Weekly Photo Challenge- Shadowed in Outer Space


Searching through layers of shadowed space to locate a moving 4th magnitude object is no easy task.

My camera lens peered through a thinly-shadowed atmosphere of the Earth… aperture and time pushing aside clouds and cosmic objects that played hide-and-go-seek with the Lovejoy Comet.

Chilled fingers, failed photos, and shadowed by doubt were not reasons to quit!!!

Determination and a Lovejoy Comet map proved to be keys to success.

Shadowed in Outer Space… orbiting between constellations I now can find and name… is the Lovejoy Comet.

Clad in dusty, greenish glow… caused by ionized molecules of cyanogen and diatomic carbon.

Lovejoy gave itself away- no longer shadowed in outer space!

This is the “big picture” of Lovejoy’s stellar neighborhood (click for larger view)

This is the “intimate shot” of Lovejoy: Cropped from the photo pictured above. (Lightroom 5)

This week’s Photo Challenge: “Shadowed

Science behind this post: Sky & Telescope- How To See Comet Lovejoy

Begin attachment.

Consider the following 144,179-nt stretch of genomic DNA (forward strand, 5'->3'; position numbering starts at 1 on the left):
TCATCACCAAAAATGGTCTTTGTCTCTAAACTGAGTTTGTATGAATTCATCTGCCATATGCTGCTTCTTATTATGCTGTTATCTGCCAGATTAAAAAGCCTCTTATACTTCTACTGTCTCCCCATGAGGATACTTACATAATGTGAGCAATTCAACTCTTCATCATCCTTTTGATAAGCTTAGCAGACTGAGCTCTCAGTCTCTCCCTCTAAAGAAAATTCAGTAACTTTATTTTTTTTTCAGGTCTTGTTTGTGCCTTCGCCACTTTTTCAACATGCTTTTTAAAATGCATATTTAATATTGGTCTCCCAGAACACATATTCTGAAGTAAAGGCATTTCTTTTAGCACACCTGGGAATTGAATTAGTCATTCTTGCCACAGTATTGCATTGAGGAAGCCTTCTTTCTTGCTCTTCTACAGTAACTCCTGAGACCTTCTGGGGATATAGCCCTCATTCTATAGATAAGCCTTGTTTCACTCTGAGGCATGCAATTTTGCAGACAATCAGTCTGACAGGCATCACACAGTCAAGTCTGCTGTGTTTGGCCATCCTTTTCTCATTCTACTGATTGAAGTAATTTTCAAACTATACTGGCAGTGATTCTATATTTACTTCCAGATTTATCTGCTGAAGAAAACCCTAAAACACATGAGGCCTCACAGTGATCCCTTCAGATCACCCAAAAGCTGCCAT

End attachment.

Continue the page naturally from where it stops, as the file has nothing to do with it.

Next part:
15 thoughts on “Weekly Photo Challenge- Shadowed in Outer Space

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  1. Now if that isn’t determination, I don’t know what is!

    Fascinating Jane, and thanks for enlightening (pun intended 😉 ) us yet again!

  2. It was an interesting experience to turn the camera towards the stars. I’m sure there are lots of tricks for astronomy photography… this adventure entailed much guess work so far as manual settings went!! I was SO excited to find that little green glow…

  3. Good for you for seeking it out Jane – I was, I admit it, too lazy. Also we’ve had cloudy skies these few days. I hope to get another chance at it!

  4. We just found Comet Lovejoy last night, with binoculars, standing on the dock at the marina in La Cruz. Tired neck, as it was almost overhead. Will dig out the tripod and try for a shot tonight away from the dock lights.

  5. Clear, heavenly skies and away from the city loom. Charts show it moving through Lepus and had a good look at specified time 21.40 but nary a comet, though plenty of satellites.

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